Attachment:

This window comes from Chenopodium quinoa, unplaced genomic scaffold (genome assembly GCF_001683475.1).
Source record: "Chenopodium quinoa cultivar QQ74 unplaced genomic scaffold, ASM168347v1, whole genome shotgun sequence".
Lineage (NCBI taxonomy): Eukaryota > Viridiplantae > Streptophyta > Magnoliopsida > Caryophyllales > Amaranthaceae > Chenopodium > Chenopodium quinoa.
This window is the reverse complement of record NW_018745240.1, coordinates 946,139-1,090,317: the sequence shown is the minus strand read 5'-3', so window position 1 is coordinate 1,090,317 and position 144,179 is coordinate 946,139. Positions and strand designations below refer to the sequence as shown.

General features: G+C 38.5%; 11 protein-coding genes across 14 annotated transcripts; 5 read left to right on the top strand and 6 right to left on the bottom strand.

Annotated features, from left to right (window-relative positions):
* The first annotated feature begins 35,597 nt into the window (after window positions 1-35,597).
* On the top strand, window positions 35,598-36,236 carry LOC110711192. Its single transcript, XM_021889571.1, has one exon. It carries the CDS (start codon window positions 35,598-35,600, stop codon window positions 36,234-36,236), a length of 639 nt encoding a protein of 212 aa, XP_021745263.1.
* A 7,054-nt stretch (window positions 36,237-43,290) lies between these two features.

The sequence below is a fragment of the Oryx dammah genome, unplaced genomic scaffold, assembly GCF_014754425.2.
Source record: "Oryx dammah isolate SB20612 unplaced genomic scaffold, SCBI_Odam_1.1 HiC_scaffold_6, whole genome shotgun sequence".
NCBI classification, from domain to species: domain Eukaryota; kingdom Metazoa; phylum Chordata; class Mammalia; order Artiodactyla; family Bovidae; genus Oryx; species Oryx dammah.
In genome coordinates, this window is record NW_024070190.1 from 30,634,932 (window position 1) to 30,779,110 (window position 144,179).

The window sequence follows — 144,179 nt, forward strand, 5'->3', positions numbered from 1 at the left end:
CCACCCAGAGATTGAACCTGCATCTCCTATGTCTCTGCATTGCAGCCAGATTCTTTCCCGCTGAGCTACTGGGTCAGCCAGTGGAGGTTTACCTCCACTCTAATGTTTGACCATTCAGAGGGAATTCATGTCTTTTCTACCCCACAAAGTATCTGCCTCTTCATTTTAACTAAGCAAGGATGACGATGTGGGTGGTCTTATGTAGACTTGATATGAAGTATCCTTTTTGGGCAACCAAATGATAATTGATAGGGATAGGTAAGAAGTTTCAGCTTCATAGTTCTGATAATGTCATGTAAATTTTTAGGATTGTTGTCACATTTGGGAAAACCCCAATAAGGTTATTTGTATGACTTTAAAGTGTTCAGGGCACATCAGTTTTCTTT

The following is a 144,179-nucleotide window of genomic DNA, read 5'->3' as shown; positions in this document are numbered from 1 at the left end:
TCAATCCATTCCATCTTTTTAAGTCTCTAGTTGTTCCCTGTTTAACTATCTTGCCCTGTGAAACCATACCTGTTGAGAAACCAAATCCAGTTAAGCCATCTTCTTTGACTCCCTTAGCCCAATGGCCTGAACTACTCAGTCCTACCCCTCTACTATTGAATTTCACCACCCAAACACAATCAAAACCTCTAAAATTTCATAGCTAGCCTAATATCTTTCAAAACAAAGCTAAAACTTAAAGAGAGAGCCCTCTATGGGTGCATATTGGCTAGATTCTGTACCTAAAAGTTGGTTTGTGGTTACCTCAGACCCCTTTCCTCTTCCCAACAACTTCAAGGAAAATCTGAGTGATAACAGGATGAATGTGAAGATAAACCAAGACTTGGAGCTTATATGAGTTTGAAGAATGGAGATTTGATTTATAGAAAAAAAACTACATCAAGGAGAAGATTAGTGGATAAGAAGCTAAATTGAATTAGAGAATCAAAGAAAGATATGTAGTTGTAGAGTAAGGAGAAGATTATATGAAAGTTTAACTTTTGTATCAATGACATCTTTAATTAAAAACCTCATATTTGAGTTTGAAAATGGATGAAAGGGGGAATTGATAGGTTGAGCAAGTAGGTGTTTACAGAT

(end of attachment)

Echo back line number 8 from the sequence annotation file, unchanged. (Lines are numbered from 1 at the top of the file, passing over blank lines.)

* On the top strand, window positions 35,598-36,236 carry LOC110711192. Its single transcript, XM_021889571.1, has one exon. It carries the CDS (start codon window positions 35,598-35,600, stop codon window positions 36,234-36,236), a length of 639 nt encoding a protein of 212 aa, XP_021745263.1.